O. Douglas. It held that the war did not necessarily end with the
end of hostilities and so upheld the continued exercise by Congress
in this regard of the emergency powers passed during the war. The
decision reversed a Federal decision in Cleveland holding the
converse, that the emergency powers had expired.
The Court also refused, for the nonce, the request of a black woman to be
admitted to the segregated University of Oklahoma Law School, in a
further hearing on Sipuel v. Board of Regents, deciding
earlier that the State of Oklahoma had either to admit the otherwise
completely qualified applicant to the University Law School or
provide an alternative in-state law school which was equal to the
University school. The petitioner had contended anew that the State
had set up a law school in one week, with only three faculty members
and in which she would be the only student, thus could not possibly
obtain an equal education to that afforded by the University school.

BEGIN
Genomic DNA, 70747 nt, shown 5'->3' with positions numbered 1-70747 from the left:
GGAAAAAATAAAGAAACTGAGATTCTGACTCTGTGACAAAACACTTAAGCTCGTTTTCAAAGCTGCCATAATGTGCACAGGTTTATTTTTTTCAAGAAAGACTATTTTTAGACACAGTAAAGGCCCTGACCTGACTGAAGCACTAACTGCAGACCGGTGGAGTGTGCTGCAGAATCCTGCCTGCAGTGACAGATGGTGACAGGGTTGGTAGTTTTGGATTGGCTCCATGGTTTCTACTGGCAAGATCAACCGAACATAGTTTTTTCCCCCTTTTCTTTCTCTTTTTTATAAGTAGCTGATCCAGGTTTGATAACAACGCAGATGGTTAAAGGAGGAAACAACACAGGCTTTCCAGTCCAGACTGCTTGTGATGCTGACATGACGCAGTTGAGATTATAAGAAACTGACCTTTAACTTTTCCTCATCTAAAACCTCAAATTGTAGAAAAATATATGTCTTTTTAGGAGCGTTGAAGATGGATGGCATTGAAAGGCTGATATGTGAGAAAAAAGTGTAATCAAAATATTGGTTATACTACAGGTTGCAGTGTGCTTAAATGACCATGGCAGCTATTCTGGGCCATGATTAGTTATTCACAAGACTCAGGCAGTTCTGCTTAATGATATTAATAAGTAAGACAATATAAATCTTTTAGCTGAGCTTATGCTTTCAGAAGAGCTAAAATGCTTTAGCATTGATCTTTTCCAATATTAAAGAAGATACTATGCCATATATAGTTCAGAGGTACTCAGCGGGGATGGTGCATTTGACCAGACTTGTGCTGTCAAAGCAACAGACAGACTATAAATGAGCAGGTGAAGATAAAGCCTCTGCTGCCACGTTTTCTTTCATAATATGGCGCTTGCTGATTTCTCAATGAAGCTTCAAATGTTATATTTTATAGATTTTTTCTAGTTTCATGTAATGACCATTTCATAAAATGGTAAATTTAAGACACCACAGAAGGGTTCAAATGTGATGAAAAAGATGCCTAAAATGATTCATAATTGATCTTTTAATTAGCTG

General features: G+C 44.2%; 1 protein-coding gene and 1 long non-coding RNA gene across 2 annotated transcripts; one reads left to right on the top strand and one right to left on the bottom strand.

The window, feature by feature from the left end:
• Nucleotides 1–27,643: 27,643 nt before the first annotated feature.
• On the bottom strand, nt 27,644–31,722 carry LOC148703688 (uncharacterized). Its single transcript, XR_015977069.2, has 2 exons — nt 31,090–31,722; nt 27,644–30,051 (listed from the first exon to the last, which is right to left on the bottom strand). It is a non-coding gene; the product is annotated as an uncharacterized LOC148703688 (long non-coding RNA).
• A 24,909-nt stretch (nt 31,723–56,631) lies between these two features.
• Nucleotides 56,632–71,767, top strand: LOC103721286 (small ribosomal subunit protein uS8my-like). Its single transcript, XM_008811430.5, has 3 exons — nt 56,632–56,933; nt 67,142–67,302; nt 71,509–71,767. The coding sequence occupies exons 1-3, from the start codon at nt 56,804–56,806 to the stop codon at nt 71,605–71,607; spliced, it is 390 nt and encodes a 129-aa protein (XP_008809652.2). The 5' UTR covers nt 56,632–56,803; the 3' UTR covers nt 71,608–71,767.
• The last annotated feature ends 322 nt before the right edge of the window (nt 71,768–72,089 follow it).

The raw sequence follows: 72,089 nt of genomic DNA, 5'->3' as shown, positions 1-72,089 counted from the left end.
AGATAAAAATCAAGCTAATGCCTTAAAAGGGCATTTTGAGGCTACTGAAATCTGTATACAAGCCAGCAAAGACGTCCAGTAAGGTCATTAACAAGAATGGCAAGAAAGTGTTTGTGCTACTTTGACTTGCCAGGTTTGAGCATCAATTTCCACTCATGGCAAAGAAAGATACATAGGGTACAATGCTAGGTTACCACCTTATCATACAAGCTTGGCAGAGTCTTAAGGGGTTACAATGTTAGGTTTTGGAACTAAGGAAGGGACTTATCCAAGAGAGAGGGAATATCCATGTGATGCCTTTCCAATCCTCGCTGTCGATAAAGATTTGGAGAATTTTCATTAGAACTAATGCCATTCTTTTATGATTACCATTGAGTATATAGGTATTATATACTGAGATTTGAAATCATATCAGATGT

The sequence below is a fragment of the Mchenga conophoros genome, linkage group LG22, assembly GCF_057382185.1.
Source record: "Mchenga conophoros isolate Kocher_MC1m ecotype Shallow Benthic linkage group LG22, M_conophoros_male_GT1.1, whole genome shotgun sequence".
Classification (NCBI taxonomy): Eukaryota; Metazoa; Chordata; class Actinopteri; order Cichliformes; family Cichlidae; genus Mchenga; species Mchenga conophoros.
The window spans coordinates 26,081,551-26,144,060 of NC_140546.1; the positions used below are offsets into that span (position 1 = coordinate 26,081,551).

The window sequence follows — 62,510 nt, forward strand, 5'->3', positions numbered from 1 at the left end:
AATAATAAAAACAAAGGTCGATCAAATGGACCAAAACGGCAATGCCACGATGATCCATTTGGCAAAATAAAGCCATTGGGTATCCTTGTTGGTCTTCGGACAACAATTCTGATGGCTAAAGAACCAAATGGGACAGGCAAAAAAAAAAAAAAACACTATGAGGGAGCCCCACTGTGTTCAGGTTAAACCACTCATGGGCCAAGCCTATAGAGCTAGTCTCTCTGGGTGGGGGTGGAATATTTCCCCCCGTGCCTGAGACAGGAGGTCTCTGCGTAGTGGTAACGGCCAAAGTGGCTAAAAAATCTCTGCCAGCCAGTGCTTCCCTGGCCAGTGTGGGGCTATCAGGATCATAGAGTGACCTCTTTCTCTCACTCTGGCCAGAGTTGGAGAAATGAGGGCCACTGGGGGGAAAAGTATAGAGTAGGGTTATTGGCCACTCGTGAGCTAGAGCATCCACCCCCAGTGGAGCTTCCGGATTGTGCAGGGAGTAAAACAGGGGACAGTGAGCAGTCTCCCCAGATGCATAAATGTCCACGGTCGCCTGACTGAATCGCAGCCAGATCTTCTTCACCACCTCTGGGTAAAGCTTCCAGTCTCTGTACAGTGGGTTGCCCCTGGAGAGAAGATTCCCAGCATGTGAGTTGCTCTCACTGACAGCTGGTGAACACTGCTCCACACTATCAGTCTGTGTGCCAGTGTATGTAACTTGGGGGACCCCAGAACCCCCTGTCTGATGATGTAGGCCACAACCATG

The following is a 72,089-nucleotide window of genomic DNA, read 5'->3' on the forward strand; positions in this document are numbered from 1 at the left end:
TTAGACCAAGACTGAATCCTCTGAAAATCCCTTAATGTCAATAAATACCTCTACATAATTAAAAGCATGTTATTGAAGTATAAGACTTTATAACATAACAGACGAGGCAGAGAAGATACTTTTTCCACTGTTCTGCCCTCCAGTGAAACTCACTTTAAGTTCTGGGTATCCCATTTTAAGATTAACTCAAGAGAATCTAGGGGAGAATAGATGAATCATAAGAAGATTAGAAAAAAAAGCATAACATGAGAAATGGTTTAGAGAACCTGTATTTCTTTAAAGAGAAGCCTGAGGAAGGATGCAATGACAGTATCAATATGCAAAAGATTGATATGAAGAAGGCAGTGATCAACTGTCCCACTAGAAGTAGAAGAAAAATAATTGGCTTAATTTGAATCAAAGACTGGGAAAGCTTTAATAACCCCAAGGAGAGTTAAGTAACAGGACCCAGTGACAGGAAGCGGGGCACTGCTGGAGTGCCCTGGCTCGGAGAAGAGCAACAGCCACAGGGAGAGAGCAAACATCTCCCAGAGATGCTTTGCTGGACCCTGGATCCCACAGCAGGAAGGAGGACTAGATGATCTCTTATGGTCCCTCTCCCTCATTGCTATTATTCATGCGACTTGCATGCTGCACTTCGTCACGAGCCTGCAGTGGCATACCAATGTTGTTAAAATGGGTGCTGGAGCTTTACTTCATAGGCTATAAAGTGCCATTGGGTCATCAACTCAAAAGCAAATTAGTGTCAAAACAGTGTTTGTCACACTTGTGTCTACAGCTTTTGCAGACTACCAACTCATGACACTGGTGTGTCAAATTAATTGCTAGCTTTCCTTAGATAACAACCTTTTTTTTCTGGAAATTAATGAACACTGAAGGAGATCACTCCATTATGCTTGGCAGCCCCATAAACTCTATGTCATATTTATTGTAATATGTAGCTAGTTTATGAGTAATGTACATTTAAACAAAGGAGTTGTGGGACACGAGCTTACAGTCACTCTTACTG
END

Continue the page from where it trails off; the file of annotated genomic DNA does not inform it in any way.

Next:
The Court only deferred judgment on the issue, as the matter was
still being considered by the State courts; thus, the petitioner had
not fully exhausted her legal remedies before resorting to the High
Court. The Court found that the State courts had not issued orders inconsistent with the mandate issued in January by the Court.
Justice Wiley Rutledge dissented on the basis that the Oklahoma Supreme Court and District Court had not followed the original mandate of Sipuel but had instead provided alternatives whereby the State of Oklahoma could hastily establish an inadequate separate law school to satisfy the requirement of making available immediately a facility "equal" to the University law school, a ruling which appeared to frustrate the purpose of the Supreme Court's mandate.